I was 19 when I saw Peter Brook’s production of King Lear in 1962 and I felt like Berlioz seeing Hamlet: “The lightning flash of that discovery revealed to me at a stroke the whole heaven of art. I saw, I understood, I felt that I was alive and that I must arise and walk.” The production was on an almost bare stage, stripped of what Brook described as the “quincaillerie” (ironmongery) of stage production that had so fascinated him as an absurdly young director of theatre and opera. The play was revealed in its elemental force, a world without moral absolutes in a permanent condition of fallibility.
Peter was a universally revered director, admired as much for his genius as for his ability to reinvent himself. When I began directing, I wrote to him and to my astonishment he invited me to come to his home where, although I was thoroughly and obviously ignorant and starstruck, he spoke with unforced charm and great clarity, without ever talking down to me: how plays were revealed during rehearsals, not mapped out beforehand; how rehearsals must be a journey; how there was no such thing as a definitive production; of magic, of instinct, of showmanship. He was by turns grave, impish and passionate.
Many years later, he became a friend, still offering me imperishable advice: “Nothing is achieved in the theatre that doesn’t come from the practical rather than the theoretical”; “Never have a press night, it freezes the work”; “Directing is getting people on and off stage, like bringing the orchestra in on time.” His timing was always perfect: at the age of 20 he was directing Paul Scofield in King John in Birmingham, a year later Love’s Labour’s Lost at Stratford, then at the Royal Opera House where he invited Salvador Dalí to design a production of Salome. Sadly, it was never staged: it required the Thames to be diverted so that an ocean liner could burst through the back wall of the Covent Garden stage.
I was living out of London from the mid-1960s so I missed Peter’s years of investigation – using improvisation, sounds and rhythms rather than words, acting with nonsense texts – that to me, a characteristically English empiricist, seemed impenetrable. But in 1970, when I saw his production of A Midsummer Night’s Dream, it became clear that his experiments into the theatreness of theatre had revealed a world of wit and invention. The set was a great white box with two doors and a balcony above with ladders leading to it and the fairies swung on trapezes, manipulating the action like none-too-diligent stagehands. There were no received ideas about theatre or about the supernatural. It embodied Peter’s maxim that “theatre becomes a deadly industry if a performer isn’t there to play”.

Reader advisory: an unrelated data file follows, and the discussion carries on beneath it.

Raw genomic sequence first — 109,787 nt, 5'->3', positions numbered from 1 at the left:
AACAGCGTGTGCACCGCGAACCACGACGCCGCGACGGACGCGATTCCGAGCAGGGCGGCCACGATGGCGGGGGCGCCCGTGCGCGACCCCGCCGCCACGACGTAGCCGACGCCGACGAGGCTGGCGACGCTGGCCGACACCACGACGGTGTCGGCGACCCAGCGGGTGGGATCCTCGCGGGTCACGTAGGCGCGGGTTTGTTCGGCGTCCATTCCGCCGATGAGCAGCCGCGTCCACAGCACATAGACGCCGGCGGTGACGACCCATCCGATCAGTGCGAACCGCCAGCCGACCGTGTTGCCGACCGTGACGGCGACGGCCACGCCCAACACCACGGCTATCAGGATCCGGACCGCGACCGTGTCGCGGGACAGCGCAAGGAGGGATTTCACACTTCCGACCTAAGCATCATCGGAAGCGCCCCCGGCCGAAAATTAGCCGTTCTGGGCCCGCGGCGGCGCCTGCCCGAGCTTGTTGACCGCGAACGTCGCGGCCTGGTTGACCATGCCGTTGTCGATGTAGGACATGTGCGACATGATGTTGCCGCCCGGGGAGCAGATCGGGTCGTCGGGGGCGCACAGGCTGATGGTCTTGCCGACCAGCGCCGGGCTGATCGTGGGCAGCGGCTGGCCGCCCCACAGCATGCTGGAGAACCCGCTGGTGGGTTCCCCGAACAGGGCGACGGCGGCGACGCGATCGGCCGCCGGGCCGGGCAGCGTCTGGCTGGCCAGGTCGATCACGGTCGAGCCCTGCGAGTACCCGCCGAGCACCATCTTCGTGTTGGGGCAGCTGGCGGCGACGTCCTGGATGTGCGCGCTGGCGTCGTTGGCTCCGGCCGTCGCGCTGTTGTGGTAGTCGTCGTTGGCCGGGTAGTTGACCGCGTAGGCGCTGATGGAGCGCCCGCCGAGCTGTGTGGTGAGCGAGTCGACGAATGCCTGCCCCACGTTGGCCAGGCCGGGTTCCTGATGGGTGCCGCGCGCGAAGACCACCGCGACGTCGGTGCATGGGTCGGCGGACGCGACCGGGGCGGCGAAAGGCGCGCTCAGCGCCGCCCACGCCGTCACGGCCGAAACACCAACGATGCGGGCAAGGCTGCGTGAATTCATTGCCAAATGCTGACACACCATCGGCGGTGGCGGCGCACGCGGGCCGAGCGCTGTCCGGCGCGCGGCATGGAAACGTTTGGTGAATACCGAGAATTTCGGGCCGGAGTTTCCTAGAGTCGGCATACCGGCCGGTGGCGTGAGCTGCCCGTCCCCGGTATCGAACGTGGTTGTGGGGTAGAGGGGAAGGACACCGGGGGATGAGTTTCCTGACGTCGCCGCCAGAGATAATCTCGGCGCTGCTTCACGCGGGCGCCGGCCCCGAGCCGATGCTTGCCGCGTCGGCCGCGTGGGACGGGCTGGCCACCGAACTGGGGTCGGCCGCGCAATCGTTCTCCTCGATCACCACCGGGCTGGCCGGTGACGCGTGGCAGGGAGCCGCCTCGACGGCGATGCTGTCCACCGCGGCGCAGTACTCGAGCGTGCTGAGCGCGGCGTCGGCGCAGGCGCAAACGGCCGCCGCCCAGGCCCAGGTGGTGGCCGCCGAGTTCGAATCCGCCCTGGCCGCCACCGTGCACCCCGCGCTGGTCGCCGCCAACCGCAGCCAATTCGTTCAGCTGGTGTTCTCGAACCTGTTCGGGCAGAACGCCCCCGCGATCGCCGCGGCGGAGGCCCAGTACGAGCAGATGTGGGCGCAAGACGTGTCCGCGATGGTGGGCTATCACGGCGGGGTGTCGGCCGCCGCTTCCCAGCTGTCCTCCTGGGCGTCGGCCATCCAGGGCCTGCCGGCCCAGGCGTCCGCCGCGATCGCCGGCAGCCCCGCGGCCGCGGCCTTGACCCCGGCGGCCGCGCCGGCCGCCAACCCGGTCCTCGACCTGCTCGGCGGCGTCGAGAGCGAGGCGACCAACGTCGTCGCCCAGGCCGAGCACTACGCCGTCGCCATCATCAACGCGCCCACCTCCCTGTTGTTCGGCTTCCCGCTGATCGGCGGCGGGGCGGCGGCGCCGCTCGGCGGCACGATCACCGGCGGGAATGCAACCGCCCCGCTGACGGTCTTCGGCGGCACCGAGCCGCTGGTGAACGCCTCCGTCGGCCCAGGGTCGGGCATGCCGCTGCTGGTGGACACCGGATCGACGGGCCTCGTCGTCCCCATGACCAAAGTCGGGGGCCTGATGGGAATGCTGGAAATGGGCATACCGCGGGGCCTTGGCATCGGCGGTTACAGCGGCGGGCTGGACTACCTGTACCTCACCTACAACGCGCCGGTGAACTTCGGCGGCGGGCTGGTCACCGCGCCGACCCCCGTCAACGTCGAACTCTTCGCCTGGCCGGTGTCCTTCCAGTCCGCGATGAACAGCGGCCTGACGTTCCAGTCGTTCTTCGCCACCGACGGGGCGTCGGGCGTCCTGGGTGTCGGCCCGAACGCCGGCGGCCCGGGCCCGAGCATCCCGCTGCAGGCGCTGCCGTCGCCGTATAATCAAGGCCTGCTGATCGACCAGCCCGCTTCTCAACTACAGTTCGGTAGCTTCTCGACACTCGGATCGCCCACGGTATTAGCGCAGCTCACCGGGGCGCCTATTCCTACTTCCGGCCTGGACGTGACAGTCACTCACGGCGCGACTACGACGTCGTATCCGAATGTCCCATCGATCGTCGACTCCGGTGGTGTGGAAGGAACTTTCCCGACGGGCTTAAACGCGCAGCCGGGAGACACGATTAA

Then, at the age of 45, he withdrew from British theatre. My regret at his departure was mixed both with admiration and with envy: he’d escaped the vagaries of fashion, the attrition of parochial sniping, the weariness of careerism, the insular, earthbound British theatre and the creeping infection of self-doubt. He made a disused music hall in Paris his theatrical home and his work became an explicit search for meaning, a spiritual quest.
He embarked with a group of 15 actors on a succession of investigations into the nature of theatre from a mountain top in Persia to villages in west Africa and fruit farms in California. He was “exploring life beyond the cliches”. It led to his masterpiece, The Mahabharata, a trilogy adapted from the world’s longest narrative poem, the core of Hindu culture. Along with an audience who’d travelled like pilgrims from all over the country, I saw the production in a tram shed in Glasgow – a nine-hour story of a society on the edge of collapse. It ended, as the sun rose, with a vision of peace, harmony and forgiveness.
The production was performed with a few simple props and exquisite emblematic costumes on a floor of red earth. It held stage magic, ritual and psychological reality within a Shakespearean span, vast sweeping battles following moments of intense intimacy. A snake of flame twisted out of the dark, pulling a dancer in its wake; a torch-lit battle ended with a nuclear flare; arrows appeared to fly across the stage, horses to gallop. The staging had the brilliance and bravura that could have been attention-seeking were it not so obviously the consequence of trying to find the most expressive way of telling the story.
Peter was 92 the last time I saw him, to do a talk together on the Olivier stage. He was physically frail and when we walked on stage he sought my arm to guide him through the off stage darkness. As soon as the audience saw him they rose to their feet to applaud. He cast off my arm, straightened up, advanced to the front of the stage and bowed. After our talk the audience asked questions: “Why will people pay a lot for a pair of shoes but balk at paying much less for theatre tickets?” To which he answered: “Shoes haven’t let people down over the centuries. The theatre has.” He was the exception to his rule.
• This article was amended on 16 December 2022. At 20, Peter Brook directed Paul Scofield in King John, rather than as Hamlet as an earlier version said.